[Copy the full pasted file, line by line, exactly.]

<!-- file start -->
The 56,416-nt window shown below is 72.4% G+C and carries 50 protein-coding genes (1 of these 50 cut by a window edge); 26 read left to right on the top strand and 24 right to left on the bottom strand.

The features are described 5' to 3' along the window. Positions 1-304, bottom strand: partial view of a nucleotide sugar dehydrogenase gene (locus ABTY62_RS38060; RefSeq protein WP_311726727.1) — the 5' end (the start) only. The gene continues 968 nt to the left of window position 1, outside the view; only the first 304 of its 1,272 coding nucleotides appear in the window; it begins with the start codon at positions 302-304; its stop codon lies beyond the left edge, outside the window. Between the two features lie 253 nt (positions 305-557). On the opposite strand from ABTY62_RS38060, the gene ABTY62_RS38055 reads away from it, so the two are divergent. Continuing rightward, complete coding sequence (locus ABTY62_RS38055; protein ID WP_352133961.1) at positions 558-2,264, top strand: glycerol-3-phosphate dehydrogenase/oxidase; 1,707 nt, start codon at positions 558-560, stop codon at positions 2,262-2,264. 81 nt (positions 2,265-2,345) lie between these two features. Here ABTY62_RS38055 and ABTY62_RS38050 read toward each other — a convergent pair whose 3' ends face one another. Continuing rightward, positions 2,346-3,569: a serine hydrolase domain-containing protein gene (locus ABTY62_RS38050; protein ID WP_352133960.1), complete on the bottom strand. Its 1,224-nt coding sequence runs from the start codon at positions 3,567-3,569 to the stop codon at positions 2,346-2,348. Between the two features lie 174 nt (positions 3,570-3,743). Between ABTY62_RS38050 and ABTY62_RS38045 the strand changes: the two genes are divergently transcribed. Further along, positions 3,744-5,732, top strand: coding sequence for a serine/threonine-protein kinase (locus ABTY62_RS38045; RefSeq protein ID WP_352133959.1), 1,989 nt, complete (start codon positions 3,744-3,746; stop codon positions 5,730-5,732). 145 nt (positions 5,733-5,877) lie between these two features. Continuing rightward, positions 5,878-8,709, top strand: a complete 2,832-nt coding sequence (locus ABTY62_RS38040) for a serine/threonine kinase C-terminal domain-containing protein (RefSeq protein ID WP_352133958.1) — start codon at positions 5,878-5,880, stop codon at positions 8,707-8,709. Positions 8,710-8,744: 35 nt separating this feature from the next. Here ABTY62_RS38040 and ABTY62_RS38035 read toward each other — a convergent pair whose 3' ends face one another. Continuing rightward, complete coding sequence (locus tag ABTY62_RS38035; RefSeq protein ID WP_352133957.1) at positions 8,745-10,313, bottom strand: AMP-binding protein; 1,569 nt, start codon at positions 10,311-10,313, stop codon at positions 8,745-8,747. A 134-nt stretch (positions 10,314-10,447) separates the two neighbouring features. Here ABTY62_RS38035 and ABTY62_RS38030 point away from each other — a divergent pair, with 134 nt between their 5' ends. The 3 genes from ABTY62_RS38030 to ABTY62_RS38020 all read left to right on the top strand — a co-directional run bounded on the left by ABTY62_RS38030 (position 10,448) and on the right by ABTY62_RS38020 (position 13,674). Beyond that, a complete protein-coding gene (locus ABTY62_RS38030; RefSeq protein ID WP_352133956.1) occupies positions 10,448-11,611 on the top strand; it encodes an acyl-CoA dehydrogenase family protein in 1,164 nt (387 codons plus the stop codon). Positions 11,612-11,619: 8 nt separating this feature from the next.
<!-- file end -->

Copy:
The 56,416-nt window shown below is 72.4% G+C and carries 50 protein-coding genes (1 of these 50 cut by a window edge); 26 read left to right on the top strand and 24 right to left on the bottom strand.

The features are described 5' to 3' along the window. Positions 1-304, bottom strand: partial view of a nucleotide sugar dehydrogenase gene (locus ABTY62_RS38060; RefSeq protein WP_311726727.1) — the 5' end (the start) only. The gene continues 968 nt to the left of window position 1, outside the view; only the first 304 of its 1,272 coding nucleotides appear in the window; it begins with the start codon at positions 302-304; its stop codon lies beyond the left edge, outside the window. Between the two features lie 253 nt (positions 305-557). On the opposite strand from ABTY62_RS38060, the gene ABTY62_RS38055 reads away from it, so the two are divergent. Continuing rightward, complete coding sequence (locus ABTY62_RS38055; protein ID WP_352133961.1) at positions 558-2,264, top strand: glycerol-3-phosphate dehydrogenase/oxidase; 1,707 nt, start codon at positions 558-560, stop codon at positions 2,262-2,264. 81 nt (positions 2,265-2,345) lie between these two features. Here ABTY62_RS38055 and ABTY62_RS38050 read toward each other — a convergent pair whose 3' ends face one another. Continuing rightward, positions 2,346-3,569: a serine hydrolase domain-containing protein gene (locus ABTY62_RS38050; protein ID WP_352133960.1), complete on the bottom strand. Its 1,224-nt coding sequence runs from the start codon at positions 3,567-3,569 to the stop codon at positions 2,346-2,348. Between the two features lie 174 nt (positions 3,570-3,743). Between ABTY62_RS38050 and ABTY62_RS38045 the strand changes: the two genes are divergently transcribed. Further along, positions 3,744-5,732, top strand: coding sequence for a serine/threonine-protein kinase (locus ABTY62_RS38045; RefSeq protein ID WP_352133959.1), 1,989 nt, complete (start codon positions 3,744-3,746; stop codon positions 5,730-5,732). 145 nt (positions 5,733-5,877) lie between these two features. Continuing rightward, positions 5,878-8,709, top strand: a complete 2,832-nt coding sequence (locus ABTY62_RS38040) for a serine/threonine kinase C-terminal domain-containing protein (RefSeq protein ID WP_352133958.1) — start codon at positions 5,878-5,880, stop codon at positions 8,707-8,709. Positions 8,710-8,744: 35 nt separating this feature from the next. Here ABTY62_RS38040 and ABTY62_RS38035 read toward each other — a convergent pair whose 3' ends face one another. Continuing rightward, complete coding sequence (locus tag ABTY62_RS38035; RefSeq protein ID WP_352133957.1) at positions 8,745-10,313, bottom strand: AMP-binding protein; 1,569 nt, start codon at positions 10,311-10,313, stop codon at positions 8,745-8,747. A 134-nt stretch (positions 10,314-10,447) separates the two neighbouring features. Here ABTY62_RS38035 and ABTY62_RS38030 point away from each other — a divergent pair, with 134 nt between their 5' ends. The 3 genes from ABTY62_RS38030 to ABTY62_RS38020 all read left to right on the top strand — a co-directional run bounded on the left by ABTY62_RS38030 (position 10,448) and on the right by ABTY62_RS38020 (position 13,674). Beyond that, a complete protein-coding gene (locus ABTY62_RS38030; RefSeq protein ID WP_352133956.1) occupies positions 10,448-11,611 on the top strand; it encodes an acyl-CoA dehydrogenase family protein in 1,164 nt (387 codons plus the stop codon). Positions 11,612-11,619: 8 nt separating this feature from the next.